A new report paints a contradictory picture about how widely Des Moines' economic growth is benefiting residents of the metro area.

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Des Moines is among the few metro areas to enjoy “inclusive” economic growth that benefited a diverse range of the region’s population, according to a recent report from the Brookings Institution.

But not everyone believes that is true.

The Washington, D.C., think tank studied the economic recovery of nation’s 100 largest metros from 2010 to 2015. Des Moines was one of only eight metros that saw economic growth, improved prosperity for residents and improved economic standing for both white people and people of color.

“Overall, it shows Des Moines is achieving really robust and balanced growth that seems to be benefiting most people,” said Richard Shearer, senior research associate at Brookings’ Metropolitan Policy Program.

Des Moines shared that recognition with Albany, N.Y.; Austin, Texas; Charleston, S.C.; Denver; Houston; Milwaukee; and San Francisco. 

But the report also indicated the greater Des Moines economy is leaving some workers behind.

Wage growth in cities like Des Moines “did not appear to extend to workers in the bottom half of the income distribution,” the report said.

Des Moines ranked near the bottom (98th out of 100) for economic inclusiveness when defined by wage growth, improvement in relative poverty and change in employment.

In fact, Des Moines ranked dead last for change in relative poverty. From 2010 to 2015, the portion of people making less than half the local median wage increased 12.7 percent.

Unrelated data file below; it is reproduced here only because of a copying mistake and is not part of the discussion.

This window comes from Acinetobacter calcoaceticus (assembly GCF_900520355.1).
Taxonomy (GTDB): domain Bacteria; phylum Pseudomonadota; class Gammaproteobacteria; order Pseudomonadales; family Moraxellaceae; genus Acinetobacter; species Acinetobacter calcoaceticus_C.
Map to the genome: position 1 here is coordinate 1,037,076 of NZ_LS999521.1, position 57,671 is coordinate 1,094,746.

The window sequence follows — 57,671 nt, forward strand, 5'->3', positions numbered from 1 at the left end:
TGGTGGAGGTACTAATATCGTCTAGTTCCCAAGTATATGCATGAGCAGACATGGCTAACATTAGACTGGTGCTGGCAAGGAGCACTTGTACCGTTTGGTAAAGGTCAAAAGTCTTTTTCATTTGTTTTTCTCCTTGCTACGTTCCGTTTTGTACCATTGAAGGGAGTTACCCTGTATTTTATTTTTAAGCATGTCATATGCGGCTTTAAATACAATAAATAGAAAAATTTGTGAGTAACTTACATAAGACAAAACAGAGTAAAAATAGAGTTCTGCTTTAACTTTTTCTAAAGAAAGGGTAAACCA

“It’s the opposite of inclusion,” said David Swenson, an Iowa State University economics professor.

For college-educated people moving to Des Moines, the city is full of opportunity, offering jobs and rising wages in health care, finance and business administration and other white-collar industries.

But that excludes many born-and-raised locals with less education who are experiencing stagnant wages in retail, service industries and construction, Swenson said. 

“Inclusive growth” has become a buzz-word among academics and think-tanks trying explain the economic anxiety and political divisions that have flourished despite the overall economic rebound.

There are a few possible explanations to Des Moines’ increase in relative poverty, despite its overall economic growth, Shearer said.

The improving economy pushed up the median wage, meaning more workers in low-paying jobs fell below the relative poverty threshold.

In 2016, that threshold (half of the local median wage) was about $9.30 cents per hour, according to federal data.

It also could be a result of more people returning to the workforce, he said. Some people who lost jobs during the recession likely returned to work between 2010 and 2015 in relatively low-wage jobs, adding to the ranks of workers below the relative poverty threshold. 

“The report does show a contradictory story about the inclusiveness of greater Des Moines’ growth during the recovery from the recession, but overall it appears to be a positive story,” Shearer said.

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